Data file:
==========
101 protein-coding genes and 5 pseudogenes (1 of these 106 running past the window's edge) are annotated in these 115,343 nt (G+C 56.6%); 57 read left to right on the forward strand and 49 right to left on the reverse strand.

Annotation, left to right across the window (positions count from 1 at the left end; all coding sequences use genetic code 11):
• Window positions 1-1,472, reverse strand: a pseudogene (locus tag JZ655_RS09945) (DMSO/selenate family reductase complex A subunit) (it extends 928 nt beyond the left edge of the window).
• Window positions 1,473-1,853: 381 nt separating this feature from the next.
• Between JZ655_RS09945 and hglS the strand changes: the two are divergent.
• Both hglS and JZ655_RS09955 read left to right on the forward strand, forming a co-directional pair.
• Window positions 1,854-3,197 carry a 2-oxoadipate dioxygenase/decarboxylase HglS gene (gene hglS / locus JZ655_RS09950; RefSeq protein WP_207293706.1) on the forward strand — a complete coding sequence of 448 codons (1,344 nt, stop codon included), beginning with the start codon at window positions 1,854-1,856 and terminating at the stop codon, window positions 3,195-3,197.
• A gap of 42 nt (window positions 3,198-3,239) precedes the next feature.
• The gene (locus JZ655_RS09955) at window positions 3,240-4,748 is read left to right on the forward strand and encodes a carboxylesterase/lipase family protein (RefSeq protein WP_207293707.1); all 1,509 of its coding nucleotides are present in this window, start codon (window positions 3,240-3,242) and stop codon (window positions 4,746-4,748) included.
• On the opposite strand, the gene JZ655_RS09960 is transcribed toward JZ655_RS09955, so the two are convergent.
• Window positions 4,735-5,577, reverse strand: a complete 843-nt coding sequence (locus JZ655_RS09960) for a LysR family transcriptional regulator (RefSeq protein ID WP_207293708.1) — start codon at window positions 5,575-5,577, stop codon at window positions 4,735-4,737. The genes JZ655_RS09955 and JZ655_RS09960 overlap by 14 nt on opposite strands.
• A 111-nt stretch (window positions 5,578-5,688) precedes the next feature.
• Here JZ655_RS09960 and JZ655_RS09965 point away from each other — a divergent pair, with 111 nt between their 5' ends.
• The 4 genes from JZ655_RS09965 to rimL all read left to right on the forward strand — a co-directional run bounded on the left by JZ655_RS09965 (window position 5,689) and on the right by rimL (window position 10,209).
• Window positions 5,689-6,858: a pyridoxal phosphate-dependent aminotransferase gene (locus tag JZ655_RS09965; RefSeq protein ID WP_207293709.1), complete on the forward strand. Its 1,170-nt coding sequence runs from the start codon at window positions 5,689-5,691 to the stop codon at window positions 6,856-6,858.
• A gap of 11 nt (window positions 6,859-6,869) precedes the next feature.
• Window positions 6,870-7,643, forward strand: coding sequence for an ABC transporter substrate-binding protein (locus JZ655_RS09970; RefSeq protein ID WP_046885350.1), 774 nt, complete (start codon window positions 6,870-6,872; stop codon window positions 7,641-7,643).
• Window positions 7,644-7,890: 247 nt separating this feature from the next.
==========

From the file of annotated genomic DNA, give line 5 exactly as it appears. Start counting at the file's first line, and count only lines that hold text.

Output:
• Between JZ655_RS09945 and hglS the strand changes: the two are divergent.